But the school board vote, while heartening, has little impact. It’s the town, as the assessing body, that gets to say. And Tuesday night, it said it was not saying until at least Sept. 29, more than a month after the Aug. 11 deadline upon which the LIPA offer will expire.

So now what? That depends.

Lupinacci supports the deal and one other member of the five-seat town board, Eugene Cook, opposes it. The other three members are at various stages of noncommittal. At Tuesday’s meeting, Cook pushed for a public hearing on Sept. 16 to address the deal, after LIPA said the offer would expire. Lupinacci then pushed for two additions to the agenda, a public hearing on Aug. 11 and a special board meeting where the deal could be voted on Sept. 29.

And he told The Point that the additions were meant to specifically communicate to LIPA that the town was committed to both informing residents on the deal and seeing that it’s put up for a vote fairly quickly.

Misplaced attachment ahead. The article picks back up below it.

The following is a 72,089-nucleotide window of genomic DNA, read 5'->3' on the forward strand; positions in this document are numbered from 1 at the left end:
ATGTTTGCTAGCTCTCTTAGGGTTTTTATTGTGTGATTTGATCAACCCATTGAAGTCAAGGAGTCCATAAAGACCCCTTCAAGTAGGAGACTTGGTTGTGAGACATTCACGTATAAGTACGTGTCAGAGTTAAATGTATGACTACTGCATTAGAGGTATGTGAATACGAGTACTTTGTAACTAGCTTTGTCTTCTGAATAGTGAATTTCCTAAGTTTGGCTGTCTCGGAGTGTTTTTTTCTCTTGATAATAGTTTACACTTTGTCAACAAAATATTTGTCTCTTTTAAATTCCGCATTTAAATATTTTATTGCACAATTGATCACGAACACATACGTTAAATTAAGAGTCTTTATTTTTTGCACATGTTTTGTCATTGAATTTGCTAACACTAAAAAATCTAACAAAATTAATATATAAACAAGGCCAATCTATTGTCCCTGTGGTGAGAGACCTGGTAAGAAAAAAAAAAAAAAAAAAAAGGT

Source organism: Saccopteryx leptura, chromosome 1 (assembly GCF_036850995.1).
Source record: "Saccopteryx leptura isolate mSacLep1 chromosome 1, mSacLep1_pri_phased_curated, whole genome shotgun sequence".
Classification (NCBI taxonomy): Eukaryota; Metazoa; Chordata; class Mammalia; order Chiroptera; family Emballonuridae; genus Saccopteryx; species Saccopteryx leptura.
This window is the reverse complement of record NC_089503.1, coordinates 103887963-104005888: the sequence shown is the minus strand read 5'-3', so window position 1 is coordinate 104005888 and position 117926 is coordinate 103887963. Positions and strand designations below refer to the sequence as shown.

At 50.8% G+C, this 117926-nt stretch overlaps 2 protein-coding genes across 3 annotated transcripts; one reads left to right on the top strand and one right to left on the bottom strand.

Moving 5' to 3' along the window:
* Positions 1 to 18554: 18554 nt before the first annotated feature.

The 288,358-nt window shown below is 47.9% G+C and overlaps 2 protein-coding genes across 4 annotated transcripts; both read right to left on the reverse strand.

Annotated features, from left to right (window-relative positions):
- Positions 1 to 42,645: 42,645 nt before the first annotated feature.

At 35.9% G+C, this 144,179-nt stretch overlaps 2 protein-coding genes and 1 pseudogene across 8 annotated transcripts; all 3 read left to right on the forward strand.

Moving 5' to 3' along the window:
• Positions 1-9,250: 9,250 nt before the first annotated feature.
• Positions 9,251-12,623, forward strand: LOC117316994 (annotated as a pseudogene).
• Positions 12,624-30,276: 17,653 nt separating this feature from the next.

And LIPA heard the message, sort of. In a statement, LIPA said it “has no choice but to ask the Court to move forward on behalf of our customers,” and pointed out that New York just called for another 2,500 megawatts of wind power to be procured for the grid, “further displacing the aging, high-cost facilities like the Northport Power Plant.”

But the statement also said, and LIPA Chairman Tom Falcone confirmed to The Point, that if a decision has not been handed down by Sept. 29 and the town accepts the deal, “we won’t hang up the phone.”

So for the agreement to happen, the judge must hear all these signals and decide to wait on handing down a decision expected to deal the town and district a serious blow, and the town and town board have to be convinced to go for the agreement.

That’s increasingly looking like a Hail Mary pass, as the clock runs out, again.

—Lane Filler @lanefiller

Pencil Point

Trump's about-face

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Final Point

Garbarino goes law and order

Fundraising emails and social media updates from CD 2 Republican candidate Andrew Garbarino have been focused on a common theme of late: disrespect for the police.